- The Washington Times - Saturday, September 15, 2001

Petty press habits persist, despite the national crisis. Even on the national day of mourning, some journalists continued their sniping at President Bush, judging him primarily by the style rather than the content of his message.
"Bush has yet to find a note of eloquence in his own voice. He is, in fact, distrustful of it, and went for Texas plain talk, rhetoric as flat as the prairie and as blunt as a Clint Eastwood soliloquy," wrote Newsweek's Howard Fineman, later noting, "he did not look larger than life at his Oval Office desk, or even particularly comfortable there, and he cited Psalms without the kind of emotional resonance voter-viewers have come to expect from an Empathizer in Chief."
The Los Angeles Times' Howard Rosenberg called Mr. Bush stiff and boyish, writing that "Bush has lacked size in front of the camera when he should have been commanding and filling the screen with a formidable presence even his body language is troubling."
Mr. Rosenberg suggested the president should instead function as a "national anchorman."
Heaven forbid. The last thing we need at this moment is slick ooze on camera. We need terse, straightforward messages from our leader, and Mr. Bush has delivered them.
America, apparently, is listening. Mr. Bush's public approval rating skyrocketed into the high 90s yesterday. The critics persist, though, predicting that the approval surge is temporary and that Mr. Bush will fade in the long haul.
This is mighty impatient analysis. At this juncture, the president's primary duty is toward the business of the White House rather than the image of the office, and the needs of the press. Mr. Bush has maintained a laudable presence, offering an average five statements a day, plus heartfelt messages at the Washington National Cathedral and the New York attack site yesterday.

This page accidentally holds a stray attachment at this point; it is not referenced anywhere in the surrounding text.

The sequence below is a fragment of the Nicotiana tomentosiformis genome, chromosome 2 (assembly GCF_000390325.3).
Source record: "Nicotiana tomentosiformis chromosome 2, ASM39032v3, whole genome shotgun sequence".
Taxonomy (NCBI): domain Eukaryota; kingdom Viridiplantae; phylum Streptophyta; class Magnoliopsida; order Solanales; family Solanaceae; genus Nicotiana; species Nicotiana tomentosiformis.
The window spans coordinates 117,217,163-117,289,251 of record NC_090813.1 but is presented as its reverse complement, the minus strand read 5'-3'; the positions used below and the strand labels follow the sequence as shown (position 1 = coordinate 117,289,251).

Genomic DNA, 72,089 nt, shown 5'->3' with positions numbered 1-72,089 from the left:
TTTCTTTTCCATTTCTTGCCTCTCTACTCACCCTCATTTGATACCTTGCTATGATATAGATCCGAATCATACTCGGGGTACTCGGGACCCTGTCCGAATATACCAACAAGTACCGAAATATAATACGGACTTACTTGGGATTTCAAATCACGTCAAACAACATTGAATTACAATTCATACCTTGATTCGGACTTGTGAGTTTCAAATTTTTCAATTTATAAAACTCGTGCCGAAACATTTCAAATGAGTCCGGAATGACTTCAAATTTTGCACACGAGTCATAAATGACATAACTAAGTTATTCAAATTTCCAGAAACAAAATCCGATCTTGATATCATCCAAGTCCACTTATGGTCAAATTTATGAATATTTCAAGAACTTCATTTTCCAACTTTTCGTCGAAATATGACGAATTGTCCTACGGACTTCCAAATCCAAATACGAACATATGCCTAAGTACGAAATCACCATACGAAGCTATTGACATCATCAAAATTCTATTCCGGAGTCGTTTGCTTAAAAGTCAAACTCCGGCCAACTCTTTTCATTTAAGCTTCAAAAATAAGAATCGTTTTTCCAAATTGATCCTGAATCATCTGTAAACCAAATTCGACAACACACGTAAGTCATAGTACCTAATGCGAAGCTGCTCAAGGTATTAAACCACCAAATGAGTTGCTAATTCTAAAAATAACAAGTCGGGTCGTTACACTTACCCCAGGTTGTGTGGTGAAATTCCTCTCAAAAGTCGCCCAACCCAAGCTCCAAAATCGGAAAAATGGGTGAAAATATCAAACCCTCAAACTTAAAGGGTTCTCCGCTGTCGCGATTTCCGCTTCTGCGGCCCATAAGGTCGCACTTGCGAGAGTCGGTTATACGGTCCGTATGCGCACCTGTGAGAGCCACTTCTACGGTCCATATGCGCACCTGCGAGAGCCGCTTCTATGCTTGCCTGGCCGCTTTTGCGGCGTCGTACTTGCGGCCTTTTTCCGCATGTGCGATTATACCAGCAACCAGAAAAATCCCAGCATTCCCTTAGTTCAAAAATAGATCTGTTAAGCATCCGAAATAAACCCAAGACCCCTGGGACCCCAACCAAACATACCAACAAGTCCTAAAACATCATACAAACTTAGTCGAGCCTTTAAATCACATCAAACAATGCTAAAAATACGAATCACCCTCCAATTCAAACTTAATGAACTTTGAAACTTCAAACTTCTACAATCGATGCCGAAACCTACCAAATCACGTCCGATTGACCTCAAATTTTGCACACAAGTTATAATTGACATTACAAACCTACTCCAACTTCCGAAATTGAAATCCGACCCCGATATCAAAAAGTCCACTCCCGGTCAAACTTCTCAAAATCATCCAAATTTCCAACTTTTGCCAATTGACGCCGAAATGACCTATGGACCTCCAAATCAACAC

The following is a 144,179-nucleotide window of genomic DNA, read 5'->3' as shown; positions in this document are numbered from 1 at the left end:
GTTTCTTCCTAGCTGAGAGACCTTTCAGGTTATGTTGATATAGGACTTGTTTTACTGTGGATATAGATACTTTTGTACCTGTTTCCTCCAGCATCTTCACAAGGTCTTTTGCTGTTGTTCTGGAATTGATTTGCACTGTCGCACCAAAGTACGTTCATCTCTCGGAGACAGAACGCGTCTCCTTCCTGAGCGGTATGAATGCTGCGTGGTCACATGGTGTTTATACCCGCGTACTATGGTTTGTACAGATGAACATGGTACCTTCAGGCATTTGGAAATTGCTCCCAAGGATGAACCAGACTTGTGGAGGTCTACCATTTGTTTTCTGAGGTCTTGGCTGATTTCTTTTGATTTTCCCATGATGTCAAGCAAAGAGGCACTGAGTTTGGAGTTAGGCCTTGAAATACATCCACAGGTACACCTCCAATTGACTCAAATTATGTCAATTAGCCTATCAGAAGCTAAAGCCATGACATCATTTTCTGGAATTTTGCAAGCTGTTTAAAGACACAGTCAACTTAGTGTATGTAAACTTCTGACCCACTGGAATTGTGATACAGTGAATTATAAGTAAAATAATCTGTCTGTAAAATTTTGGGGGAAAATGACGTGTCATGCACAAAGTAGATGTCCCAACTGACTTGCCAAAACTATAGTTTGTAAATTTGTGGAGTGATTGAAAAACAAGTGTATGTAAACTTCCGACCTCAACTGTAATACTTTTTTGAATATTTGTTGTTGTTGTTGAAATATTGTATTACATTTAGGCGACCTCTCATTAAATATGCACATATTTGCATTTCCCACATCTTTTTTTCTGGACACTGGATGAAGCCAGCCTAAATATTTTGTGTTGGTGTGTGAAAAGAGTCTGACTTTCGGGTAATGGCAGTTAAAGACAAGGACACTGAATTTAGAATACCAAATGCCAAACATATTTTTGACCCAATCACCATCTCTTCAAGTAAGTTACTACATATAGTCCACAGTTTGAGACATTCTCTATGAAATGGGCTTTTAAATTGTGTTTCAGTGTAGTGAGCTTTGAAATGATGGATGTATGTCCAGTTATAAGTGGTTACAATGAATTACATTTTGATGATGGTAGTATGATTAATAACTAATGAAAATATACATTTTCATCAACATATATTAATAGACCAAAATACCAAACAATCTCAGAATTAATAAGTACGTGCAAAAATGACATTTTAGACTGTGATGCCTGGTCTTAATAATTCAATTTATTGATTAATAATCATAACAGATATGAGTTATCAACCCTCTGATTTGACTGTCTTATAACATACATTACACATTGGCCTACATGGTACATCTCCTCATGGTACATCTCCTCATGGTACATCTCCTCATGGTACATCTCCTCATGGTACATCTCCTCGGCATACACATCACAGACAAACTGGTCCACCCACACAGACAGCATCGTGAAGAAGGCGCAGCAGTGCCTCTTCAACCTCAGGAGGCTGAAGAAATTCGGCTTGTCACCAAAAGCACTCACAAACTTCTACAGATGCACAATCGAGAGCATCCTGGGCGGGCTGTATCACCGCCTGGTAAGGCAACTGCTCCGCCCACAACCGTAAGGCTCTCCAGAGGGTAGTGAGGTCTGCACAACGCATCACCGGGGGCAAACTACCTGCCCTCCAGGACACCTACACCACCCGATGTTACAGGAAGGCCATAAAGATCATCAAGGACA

Some critics claimed New York Gov. George E. Pataki and Mayor Rudolph W. Giuliani had a more "presidential" presence. Reassurance had come from them, "but not from Bush," stated a Newsday editorial, which asked "Where's W?"
Such comparisons are a handy way to criticize Mr. Bush without appearing "unpatriotic," observed Slate's Mickey Kaus, who then suggested the president just give up and let his Cabinet do the talking.
These comments seem inappropriate at this time. The terrorist attack is not a political scandal story to be spun and toyed with; instant analysis of its larger implications has a very brief shelf life in the credible media market place.
Despite the magnitude of on-going events, there have been relatively few real gaffes in coverage, meanwhile.
Wednesday night, most networks broadcast false reports that 10 survivors had been found in the blast rubble, prompting Mr. Giuliani to beg the news media to preserve accuracy in their zeal to be first.
"Some of it can be very dangerous and emotionally damaging," he said. Fox, CNN and others have since issued on-air apologies.


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